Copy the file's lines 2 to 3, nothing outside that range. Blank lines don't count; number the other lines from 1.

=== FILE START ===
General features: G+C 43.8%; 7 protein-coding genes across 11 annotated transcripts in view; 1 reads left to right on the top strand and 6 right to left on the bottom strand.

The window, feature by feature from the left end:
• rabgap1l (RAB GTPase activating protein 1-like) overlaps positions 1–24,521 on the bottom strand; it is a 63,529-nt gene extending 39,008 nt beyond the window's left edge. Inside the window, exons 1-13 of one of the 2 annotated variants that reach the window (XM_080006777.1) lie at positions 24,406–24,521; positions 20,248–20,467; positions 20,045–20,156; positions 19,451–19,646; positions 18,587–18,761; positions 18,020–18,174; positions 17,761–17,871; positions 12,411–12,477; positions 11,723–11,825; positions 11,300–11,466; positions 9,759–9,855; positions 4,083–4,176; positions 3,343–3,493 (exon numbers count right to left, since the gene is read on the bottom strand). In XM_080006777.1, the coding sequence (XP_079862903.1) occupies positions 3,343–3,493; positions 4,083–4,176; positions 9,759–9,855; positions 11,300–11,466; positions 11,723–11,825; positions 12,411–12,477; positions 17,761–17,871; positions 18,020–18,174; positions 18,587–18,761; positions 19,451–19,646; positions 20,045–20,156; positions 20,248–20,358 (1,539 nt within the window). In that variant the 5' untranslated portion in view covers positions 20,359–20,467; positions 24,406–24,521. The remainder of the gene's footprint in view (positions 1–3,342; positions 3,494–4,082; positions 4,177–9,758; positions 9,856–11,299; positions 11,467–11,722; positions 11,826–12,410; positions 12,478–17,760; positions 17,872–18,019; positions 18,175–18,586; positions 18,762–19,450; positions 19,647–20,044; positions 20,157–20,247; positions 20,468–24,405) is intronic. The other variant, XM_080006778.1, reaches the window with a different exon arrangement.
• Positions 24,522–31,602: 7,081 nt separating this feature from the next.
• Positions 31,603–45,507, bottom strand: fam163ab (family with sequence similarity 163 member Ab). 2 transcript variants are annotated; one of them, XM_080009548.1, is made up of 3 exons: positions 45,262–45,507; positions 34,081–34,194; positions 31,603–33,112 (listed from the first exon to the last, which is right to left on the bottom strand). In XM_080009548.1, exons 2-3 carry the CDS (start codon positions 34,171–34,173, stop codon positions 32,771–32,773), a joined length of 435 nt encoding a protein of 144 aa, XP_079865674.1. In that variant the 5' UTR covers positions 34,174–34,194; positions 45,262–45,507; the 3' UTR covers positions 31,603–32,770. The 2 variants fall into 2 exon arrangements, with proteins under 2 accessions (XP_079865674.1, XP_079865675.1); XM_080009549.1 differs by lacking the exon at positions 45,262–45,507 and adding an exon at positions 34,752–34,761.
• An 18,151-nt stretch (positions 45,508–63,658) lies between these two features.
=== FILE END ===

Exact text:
The window, feature by feature from the left end:
• rabgap1l (RAB GTPase activating protein 1-like) overlaps positions 1–24,521 on the bottom strand; it is a 63,529-nt gene extending 39,008 nt beyond the window's left edge. Inside the window, exons 1-13 of one of the 2 annotated variants that reach the window (XM_080006777.1) lie at positions 24,406–24,521; positions 20,248–20,467; positions 20,045–20,156; positions 19,451–19,646; positions 18,587–18,761; positions 18,020–18,174; positions 17,761–17,871; positions 12,411–12,477; positions 11,723–11,825; positions 11,300–11,466; positions 9,759–9,855; positions 4,083–4,176; positions 3,343–3,493 (exon numbers count right to left, since the gene is read on the bottom strand). In XM_080006777.1, the coding sequence (XP_079862903.1) occupies positions 3,343–3,493; positions 4,083–4,176; positions 9,759–9,855; positions 11,300–11,466; positions 11,723–11,825; positions 12,411–12,477; positions 17,761–17,871; positions 18,020–18,174; positions 18,587–18,761; positions 19,451–19,646; positions 20,045–20,156; positions 20,248–20,358 (1,539 nt within the window). In that variant the 5' untranslated portion in view covers positions 20,359–20,467; positions 24,406–24,521. The remainder of the gene's footprint in view (positions 1–3,342; positions 3,494–4,082; positions 4,177–9,758; positions 9,856–11,299; positions 11,467–11,722; positions 11,826–12,410; positions 12,478–17,760; positions 17,872–18,019; positions 18,175–18,586; positions 18,762–19,450; positions 19,647–20,044; positions 20,157–20,247; positions 20,468–24,405) is intronic. The other variant, XM_080006778.1, reaches the window with a different exon arrangement.